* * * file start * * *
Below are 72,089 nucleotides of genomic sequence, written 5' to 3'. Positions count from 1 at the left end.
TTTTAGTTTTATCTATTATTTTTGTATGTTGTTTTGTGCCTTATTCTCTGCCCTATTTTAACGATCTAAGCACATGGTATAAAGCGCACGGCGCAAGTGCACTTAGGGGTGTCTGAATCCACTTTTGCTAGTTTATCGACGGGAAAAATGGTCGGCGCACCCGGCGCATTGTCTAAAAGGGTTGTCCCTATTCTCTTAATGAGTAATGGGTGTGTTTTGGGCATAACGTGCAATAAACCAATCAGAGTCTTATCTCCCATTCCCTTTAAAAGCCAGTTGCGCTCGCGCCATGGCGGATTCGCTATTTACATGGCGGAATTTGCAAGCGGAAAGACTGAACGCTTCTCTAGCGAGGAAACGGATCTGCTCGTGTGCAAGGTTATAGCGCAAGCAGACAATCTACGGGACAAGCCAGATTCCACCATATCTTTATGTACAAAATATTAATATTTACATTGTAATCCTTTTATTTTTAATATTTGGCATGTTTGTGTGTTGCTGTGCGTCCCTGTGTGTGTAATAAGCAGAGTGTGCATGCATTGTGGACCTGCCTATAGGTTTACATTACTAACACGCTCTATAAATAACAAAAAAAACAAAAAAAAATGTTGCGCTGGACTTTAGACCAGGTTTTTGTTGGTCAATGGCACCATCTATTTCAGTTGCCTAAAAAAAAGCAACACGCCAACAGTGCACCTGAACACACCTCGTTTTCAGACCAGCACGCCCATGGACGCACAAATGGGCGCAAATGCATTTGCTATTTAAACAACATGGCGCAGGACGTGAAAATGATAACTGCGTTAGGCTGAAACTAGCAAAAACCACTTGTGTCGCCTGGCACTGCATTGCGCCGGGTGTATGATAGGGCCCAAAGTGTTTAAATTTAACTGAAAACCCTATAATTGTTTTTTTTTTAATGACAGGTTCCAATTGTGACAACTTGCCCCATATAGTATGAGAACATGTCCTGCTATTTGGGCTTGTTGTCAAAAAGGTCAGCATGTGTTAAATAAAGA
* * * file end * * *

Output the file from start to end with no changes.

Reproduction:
Below are 72,089 nucleotides of genomic sequence, written 5' to 3'. Positions count from 1 at the left end.
TTTTAGTTTTATCTATTATTTTTGTATGTTGTTTTGTGCCTTATTCTCTGCCCTATTTTAACGATCTAAGCACATGGTATAAAGCGCACGGCGCAAGTGCACTTAGGGGTGTCTGAATCCACTTTTGCTAGTTTATCGACGGGAAAAATGGTCGGCGCACCCGGCGCATTGTCTAAAAGGGTTGTCCCTATTCTCTTAATGAGTAATGGGTGTGTTTTGGGCATAACGTGCAATAAACCAATCAGAGTCTTATCTCCCATTCCCTTTAAAAGCCAGTTGCGCTCGCGCCATGGCGGATTCGCTATTTACATGGCGGAATTTGCAAGCGGAAAGACTGAACGCTTCTCTAGCGAGGAAACGGATCTGCTCGTGTGCAAGGTTATAGCGCAAGCAGACAATCTACGGGACAAGCCAGATTCCACCATATCTTTATGTACAAAATATTAATATTTACATTGTAATCCTTTTATTTTTAATATTTGGCATGTTTGTGTGTTGCTGTGCGTCCCTGTGTGTGTAATAAGCAGAGTGTGCATGCATTGTGGACCTGCCTATAGGTTTACATTACTAACACGCTCTATAAATAACAAAAAAAACAAAAAAAAATGTTGCGCTGGACTTTAGACCAGGTTTTTGTTGGTCAATGGCACCATCTATTTCAGTTGCCTAAAAAAAAGCAACACGCCAACAGTGCACCTGAACACACCTCGTTTTCAGACCAGCACGCCCATGGACGCACAAATGGGCGCAAATGCATTTGCTATTTAAACAACATGGCGCAGGACGTGAAAATGATAACTGCGTTAGGCTGAAACTAGCAAAAACCACTTGTGTCGCCTGGCACTGCATTGCGCCGGGTGTATGATAGGGCCCAAAGTGTTTAAATTTAACTGAAAACCCTATAATTGTTTTTTTTTTAATGACAGGTTCCAATTGTGACAACTTGCCCCATATAGTATGAGAACATGTCCTGCTATTTGGGCTTGTTGTCAAAAAGGTCAGCATGTGTTAAATAAAGA